"I was looking for a pitch middle-away to be able to drive something up the middle or to right," said Ciriaco, through Rosales who translated. "I didn't get much on it, but it was enough."
The late inning offense gave the Storm a win on a night when staff ace Cesar Carrillo was off his game. Never finding his command, the first-round pick allowed four runs on five hits, five walks and two hit batsmen.
The Giants jumped on Carrillo for two runs in the second, smacking three straight doubles to open the inning. He regrouped to escape without further damage, relying heavily on his curve, and finished the inning with a pair of strikeouts. He fanned only one other batter on the night and never was higher than 92 on the stadium radar gun.
In the fourth, the Giants added two more runs without the benefit of a hit. But once again, Carrillo escaped further damage, stranding two of the seven Giants he left on base in the outing.
Even though he struggled with control, Carrillo's manager, Rick Renteria, credited him for the 98-pitch performance.
"Carrillo kept us in the ballgame. We had a couple plays [in the fourth inning] with the infield in where we could have eliminated a few runs, but we didn't."
After Carrillo, Brad Blackwell went one and a third scoreless innings despite three walks of his own. When Todd Jennings opened the seventh with a double and advanced to third on a groundout by Travis Ishikawa, Matt Varner replaced Blackwell and struck out a pair to end the inning. Varner went on to strike out two more in the eighth, earning the win for his effort.
"(Varner) has been outstanding," said Renteria. "And really, I commend all of our relief corps… I can't say enough about them."
Colt Morton was at the heart of the Storm offense all night, with a single, double and homer and two runs scored. It was also his leadoff single in the eighth that set the table for the winning run, although pinch-runner Craig Johnson scored the winning run.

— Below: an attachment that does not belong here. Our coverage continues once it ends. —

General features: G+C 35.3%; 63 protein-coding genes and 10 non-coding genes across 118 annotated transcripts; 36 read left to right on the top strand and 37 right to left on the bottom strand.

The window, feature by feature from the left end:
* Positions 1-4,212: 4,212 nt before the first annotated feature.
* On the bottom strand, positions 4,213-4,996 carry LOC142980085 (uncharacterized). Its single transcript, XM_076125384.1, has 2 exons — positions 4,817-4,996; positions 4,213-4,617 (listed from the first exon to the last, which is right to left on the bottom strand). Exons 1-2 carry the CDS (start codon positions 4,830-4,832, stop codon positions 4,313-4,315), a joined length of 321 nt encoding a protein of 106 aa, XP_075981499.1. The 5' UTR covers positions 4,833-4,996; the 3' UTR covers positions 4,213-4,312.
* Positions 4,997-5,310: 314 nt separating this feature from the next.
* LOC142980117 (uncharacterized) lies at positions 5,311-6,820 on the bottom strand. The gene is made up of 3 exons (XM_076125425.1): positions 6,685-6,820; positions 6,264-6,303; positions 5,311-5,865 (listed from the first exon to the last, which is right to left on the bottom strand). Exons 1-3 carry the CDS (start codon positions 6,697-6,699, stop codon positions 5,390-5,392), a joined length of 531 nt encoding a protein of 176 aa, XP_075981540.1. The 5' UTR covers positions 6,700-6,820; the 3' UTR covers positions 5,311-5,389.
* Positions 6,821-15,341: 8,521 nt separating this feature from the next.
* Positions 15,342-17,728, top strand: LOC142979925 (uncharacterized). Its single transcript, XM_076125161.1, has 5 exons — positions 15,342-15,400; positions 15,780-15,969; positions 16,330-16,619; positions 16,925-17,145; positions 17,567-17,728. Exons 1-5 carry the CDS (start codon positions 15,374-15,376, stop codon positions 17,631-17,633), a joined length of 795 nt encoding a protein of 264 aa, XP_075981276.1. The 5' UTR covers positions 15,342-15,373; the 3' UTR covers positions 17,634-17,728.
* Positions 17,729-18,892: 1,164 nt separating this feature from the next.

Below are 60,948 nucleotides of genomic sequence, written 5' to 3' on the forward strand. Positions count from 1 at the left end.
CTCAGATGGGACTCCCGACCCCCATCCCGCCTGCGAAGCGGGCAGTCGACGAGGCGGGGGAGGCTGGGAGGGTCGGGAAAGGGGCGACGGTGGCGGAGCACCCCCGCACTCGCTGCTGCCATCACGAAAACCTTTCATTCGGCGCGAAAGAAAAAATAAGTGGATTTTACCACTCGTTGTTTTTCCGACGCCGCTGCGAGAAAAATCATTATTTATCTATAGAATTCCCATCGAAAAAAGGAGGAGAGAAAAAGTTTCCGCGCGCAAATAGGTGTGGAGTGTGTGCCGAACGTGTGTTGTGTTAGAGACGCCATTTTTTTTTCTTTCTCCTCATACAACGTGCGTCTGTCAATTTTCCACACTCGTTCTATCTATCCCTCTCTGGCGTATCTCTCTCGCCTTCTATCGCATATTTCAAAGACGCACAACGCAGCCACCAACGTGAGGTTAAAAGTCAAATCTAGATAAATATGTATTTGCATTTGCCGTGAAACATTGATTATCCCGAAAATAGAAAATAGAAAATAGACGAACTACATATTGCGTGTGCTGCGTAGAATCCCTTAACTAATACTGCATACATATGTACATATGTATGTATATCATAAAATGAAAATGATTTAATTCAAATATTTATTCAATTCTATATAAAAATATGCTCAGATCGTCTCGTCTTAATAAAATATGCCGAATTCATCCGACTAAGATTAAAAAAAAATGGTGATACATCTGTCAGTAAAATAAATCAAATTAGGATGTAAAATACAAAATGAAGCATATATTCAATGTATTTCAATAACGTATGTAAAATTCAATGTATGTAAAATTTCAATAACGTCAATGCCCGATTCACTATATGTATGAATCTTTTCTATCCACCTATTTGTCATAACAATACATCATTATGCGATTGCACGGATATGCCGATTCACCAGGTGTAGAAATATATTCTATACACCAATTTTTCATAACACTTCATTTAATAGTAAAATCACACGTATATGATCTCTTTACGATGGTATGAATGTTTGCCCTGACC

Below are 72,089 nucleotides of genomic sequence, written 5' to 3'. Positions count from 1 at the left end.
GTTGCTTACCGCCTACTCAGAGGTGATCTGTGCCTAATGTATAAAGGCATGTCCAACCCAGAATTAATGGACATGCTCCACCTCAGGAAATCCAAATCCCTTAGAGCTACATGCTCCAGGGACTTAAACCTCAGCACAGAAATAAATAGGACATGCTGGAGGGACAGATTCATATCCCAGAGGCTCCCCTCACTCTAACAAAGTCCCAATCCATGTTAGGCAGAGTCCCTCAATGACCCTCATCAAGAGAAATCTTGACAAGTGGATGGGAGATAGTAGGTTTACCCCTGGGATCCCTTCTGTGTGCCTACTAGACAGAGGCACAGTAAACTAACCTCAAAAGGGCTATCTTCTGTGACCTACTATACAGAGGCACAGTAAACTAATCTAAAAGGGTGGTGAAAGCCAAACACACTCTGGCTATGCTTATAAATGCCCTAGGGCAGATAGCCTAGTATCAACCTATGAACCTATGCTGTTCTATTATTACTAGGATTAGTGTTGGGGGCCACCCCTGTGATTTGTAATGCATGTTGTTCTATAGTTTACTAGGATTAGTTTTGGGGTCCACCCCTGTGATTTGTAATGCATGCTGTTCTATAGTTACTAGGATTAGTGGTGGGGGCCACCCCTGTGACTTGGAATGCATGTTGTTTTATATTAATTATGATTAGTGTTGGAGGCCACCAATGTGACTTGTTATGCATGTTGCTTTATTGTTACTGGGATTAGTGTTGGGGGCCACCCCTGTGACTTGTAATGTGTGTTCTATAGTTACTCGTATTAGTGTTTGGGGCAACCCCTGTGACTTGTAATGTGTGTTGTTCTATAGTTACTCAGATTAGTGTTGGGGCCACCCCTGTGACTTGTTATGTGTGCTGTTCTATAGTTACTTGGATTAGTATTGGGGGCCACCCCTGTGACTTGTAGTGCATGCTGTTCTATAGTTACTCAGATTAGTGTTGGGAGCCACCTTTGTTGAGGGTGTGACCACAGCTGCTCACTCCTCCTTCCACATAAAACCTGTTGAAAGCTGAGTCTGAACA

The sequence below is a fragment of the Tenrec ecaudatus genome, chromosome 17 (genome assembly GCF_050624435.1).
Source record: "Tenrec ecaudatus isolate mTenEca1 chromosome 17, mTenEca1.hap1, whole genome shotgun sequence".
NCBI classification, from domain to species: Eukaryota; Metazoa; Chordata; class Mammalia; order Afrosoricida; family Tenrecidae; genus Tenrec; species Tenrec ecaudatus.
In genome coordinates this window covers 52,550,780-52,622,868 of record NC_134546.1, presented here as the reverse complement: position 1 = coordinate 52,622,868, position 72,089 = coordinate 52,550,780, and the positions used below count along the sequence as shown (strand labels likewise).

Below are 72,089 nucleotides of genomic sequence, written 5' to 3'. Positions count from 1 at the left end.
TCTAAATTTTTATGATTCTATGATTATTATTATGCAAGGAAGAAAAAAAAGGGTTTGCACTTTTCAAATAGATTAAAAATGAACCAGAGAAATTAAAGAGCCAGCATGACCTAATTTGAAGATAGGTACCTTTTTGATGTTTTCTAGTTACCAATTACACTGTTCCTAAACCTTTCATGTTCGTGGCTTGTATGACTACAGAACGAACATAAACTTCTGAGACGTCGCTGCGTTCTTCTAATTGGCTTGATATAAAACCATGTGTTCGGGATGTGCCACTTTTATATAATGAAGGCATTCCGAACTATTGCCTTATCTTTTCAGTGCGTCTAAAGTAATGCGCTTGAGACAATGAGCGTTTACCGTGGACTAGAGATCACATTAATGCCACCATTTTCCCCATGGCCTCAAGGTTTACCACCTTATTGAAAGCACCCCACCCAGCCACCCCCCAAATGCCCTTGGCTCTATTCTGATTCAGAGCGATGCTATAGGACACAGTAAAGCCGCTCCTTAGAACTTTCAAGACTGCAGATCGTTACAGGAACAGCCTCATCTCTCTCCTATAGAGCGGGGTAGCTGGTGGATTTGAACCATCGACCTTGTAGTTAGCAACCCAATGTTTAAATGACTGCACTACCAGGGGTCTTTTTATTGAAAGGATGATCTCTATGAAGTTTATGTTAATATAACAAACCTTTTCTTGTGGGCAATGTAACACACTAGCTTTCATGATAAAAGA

Drew Macias had a double, run scored and a stolen base to go with his three walks on the night. Ciriaco finished the night three for four, but was caught stealing to end the fourth.
The Storm once again played crisp defense in the playoffs, turning in their fourth straight errorless game. Brett Bonvechio, whose fielding has improved late in the season, made three fine efforts in the field, including a controversial ninth-inning play on grounder by Jennings. Although his throw pulled Michael Johnson off the bag, Johnson was able to tag Jennings – a call that was originally missed by first base umpire Lance Barrett, but corrected when the umpires huddled at Renteria's request.
"All you want is for the right call to be made," said Renteria. "I'm so glad they had four umpires. It really does give you an opportunity to appeal a judgment call."
Storm pitching allowed the leadoff batter to reach base in each of the first seven innings, surrendering three doubles and four walks. Matt Varner ended the streak by getting Clay Timpner to fly out to left to open the eighth.
The Storm's first run scored when San Jose leftfielder Nate Schierholtz had a short fly ball off the bat of Fernando Valenzuela, Jr. go through his glove. Had he made the catch, Colt Morton, who failed to tag up on the fly ball, would not have been able to score.
After the umpires called Jennings out in the ninth, the Giants' third baseman twice charged at the crew chief Jason Milsap and hurled his batting helmet halfway across the field before he and pitching coach Trevor Wilson were ejected from the game. Jennings, who had two doubles on the night, may face a suspension for his actions.